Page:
Molecular characterization of a new gene, CEAL1, encoding for a carcinoembryonic antigen-like protein with a highly conserved domain of eukaryotic translation initiation factors.

PMID 12801635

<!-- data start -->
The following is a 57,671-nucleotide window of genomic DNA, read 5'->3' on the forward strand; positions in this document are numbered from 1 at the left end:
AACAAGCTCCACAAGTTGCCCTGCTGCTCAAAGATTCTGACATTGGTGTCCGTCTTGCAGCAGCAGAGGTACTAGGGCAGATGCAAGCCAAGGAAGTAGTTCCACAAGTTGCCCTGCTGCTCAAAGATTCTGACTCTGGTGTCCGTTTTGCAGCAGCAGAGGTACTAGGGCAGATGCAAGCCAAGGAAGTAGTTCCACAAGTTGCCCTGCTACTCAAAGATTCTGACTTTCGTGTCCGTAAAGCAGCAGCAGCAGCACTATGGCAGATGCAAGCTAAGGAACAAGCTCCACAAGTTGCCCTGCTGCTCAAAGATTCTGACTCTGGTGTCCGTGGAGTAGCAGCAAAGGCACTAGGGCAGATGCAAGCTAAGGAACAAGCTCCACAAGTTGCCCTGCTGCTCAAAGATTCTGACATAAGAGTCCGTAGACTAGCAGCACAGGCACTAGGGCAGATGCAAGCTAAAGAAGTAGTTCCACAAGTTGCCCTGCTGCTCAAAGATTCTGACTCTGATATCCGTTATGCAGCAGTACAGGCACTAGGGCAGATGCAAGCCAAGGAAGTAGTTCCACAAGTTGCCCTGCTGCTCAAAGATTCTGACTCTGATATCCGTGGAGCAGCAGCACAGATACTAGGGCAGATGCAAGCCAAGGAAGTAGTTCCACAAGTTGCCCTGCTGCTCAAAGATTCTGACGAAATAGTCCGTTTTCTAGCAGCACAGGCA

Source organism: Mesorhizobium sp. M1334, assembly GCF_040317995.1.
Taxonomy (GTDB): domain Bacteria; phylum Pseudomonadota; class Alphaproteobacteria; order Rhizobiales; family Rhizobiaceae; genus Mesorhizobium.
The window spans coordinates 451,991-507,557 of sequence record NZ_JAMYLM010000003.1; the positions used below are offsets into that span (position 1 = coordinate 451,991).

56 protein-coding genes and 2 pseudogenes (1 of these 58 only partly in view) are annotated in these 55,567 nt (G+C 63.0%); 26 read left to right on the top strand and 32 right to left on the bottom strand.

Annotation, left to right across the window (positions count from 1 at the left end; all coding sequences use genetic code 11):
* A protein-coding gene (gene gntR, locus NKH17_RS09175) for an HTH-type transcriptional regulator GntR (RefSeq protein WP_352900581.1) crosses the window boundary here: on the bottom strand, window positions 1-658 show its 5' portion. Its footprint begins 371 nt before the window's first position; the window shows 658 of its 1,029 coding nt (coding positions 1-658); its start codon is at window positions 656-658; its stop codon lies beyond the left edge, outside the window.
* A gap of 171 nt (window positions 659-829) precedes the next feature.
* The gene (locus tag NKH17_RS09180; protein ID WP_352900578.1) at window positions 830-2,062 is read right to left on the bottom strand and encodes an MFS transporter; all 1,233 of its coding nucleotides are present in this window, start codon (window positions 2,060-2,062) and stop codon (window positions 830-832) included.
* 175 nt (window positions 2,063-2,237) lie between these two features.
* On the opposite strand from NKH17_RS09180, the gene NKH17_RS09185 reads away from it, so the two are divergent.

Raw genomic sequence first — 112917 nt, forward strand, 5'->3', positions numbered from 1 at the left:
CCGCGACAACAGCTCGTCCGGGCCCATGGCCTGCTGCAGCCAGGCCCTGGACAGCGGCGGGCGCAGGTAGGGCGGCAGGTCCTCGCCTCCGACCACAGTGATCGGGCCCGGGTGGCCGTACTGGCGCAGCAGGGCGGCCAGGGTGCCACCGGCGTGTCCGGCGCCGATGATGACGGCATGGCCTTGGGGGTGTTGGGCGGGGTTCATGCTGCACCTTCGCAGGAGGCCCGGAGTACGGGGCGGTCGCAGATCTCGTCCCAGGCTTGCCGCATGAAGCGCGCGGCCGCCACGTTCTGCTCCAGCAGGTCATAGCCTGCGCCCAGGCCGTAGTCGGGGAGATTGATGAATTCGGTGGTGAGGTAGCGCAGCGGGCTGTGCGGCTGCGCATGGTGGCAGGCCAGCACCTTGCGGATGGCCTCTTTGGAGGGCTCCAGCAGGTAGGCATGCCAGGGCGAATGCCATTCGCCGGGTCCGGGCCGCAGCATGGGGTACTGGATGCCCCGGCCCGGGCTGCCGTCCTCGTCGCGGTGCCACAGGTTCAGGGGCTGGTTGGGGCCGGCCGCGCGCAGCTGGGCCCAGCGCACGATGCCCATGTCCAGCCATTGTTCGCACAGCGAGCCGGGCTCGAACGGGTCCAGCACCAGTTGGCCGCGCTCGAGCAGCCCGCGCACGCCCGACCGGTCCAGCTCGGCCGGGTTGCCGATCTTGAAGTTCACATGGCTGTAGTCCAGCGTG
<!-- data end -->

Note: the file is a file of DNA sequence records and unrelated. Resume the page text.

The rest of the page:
Carcinoembryonic antigen (CEA) is a complex immunoreactive glycoprotein belonging to a large and heterogeneous group of cross-reacting proteins known as the CEA gene family, which contains 29 genes/pseudogenes. CEA is used as a valuable serum tumor marker for monitoring response to therapy in patients with various solid tumors. Through the positional cloning approach we have identified and characterized a CEA-like gene (CEAL1), a novel member of the CEA multigene family. We have characterized the complete genomic structure of CEAL1, as well as one alternative splice variant and determined its chromosomal localization. The new gene is comprised of eight exons, with seven intervening introns and it is localized to chromosome 19q13.2 between the markers D19S574 and D19S219, approximately 60 kb upstream of the BCL3 gene. The protein-coding region of the gene is formed of 903 bp, encoding for a 300-amino-acid polypeptide with a predicted molecular weight of 32.6 kDa and isoelectric point of 5.74. The CEAL1 protein contains two Immunoglobulin-like (Ig-like) transmembrane domains, which are present in most of the CEA proteins, as well as one highly conserved domain of eukaryotic translation initiation factors. The identified alternative spliced variant has one more exon of 134 bp. This splice variant is expected to encode for a truncated protein of 142 amino acids with the eIF5A domain and without Ig homology domain. CEAL1 mRNA is expressed in a variety of tissues, but highest levels are found in the prostate, uterus, fetal brain, mammary, adrenal gland, skeletal muscle, small intestine and kidney. CEAL1 is highly expressed in BT-474, BT20, T47D and, at much lower levels, in MCF7 breast cancer cell lines. The new gene is also highly expressed in the LNCaP prostate cancer cell line. The CEAL1 gene was found to be down-regulated by dexamethasone in BT-474 breast cancer cell lines. Our data suggest that this gene is overexpressed in a subset of ovarian cancers which are clinically more aggressive.